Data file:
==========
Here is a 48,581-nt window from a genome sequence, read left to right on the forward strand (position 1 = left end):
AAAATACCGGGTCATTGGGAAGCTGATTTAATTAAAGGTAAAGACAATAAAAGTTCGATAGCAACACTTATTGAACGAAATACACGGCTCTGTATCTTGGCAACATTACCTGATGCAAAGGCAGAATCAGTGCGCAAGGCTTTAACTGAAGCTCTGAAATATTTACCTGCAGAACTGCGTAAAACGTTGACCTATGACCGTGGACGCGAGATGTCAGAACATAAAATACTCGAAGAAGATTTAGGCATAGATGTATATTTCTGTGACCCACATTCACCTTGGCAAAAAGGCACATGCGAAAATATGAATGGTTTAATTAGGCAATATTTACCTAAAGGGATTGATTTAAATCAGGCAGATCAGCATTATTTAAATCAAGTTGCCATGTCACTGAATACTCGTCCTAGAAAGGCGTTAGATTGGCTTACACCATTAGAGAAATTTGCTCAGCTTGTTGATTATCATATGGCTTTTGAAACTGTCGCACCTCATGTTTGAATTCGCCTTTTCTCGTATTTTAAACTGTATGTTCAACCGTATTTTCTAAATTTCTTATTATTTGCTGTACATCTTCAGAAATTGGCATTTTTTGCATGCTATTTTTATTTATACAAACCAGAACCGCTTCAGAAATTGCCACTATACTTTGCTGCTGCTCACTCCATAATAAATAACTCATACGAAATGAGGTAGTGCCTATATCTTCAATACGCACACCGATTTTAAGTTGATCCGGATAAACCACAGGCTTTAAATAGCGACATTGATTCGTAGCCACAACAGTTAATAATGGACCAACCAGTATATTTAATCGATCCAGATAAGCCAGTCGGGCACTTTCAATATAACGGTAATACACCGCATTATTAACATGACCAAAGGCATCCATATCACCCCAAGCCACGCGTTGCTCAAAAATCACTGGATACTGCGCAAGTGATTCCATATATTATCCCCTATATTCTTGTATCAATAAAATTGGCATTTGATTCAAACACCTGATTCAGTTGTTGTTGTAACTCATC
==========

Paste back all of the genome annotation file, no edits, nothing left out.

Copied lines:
Here is a 48,581-nt window from a genome sequence, read left to right on the forward strand (position 1 = left end):
AAAATACCGGGTCATTGGGAAGCTGATTTAATTAAAGGTAAAGACAATAAAAGTTCGATAGCAACACTTATTGAACGAAATACACGGCTCTGTATCTTGGCAACATTACCTGATGCAAAGGCAGAATCAGTGCGCAAGGCTTTAACTGAAGCTCTGAAATATTTACCTGCAGAACTGCGTAAAACGTTGACCTATGACCGTGGACGCGAGATGTCAGAACATAAAATACTCGAAGAAGATTTAGGCATAGATGTATATTTCTGTGACCCACATTCACCTTGGCAAAAAGGCACATGCGAAAATATGAATGGTTTAATTAGGCAATATTTACCTAAAGGGATTGATTTAAATCAGGCAGATCAGCATTATTTAAATCAAGTTGCCATGTCACTGAATACTCGTCCTAGAAAGGCGTTAGATTGGCTTACACCATTAGAGAAATTTGCTCAGCTTGTTGATTATCATATGGCTTTTGAAACTGTCGCACCTCATGTTTGAATTCGCCTTTTCTCGTATTTTAAACTGTATGTTCAACCGTATTTTCTAAATTTCTTATTATTTGCTGTACATCTTCAGAAATTGGCATTTTTTGCATGCTATTTTTATTTATACAAACCAGAACCGCTTCAGAAATTGCCACTATACTTTGCTGCTGCTCACTCCATAATAAATAACTCATACGAAATGAGGTAGTGCCTATATCTTCAATACGCACACCGATTTTAAGTTGATCCGGATAAACCACAGGCTTTAAATAGCGACATTGATTCGTAGCCACAACAGTTAATAATGGACCAACCAGTATATTTAATCGATCCAGATAAGCCAGTCGGGCACTTTCAATATAACGGTAATACACCGCATTATTAACATGACCAAAGGCATCCATATCACCCCAAGCCACGCGTTGCTCAAAAATCACTGGATACTGCGCAAGTGATTCCATATATTATCCCCTATATTCTTGTATCAATAAAATTGGCATTTGATTCAAACACCTGATTCAGTTGTTGTTGTAACTCATC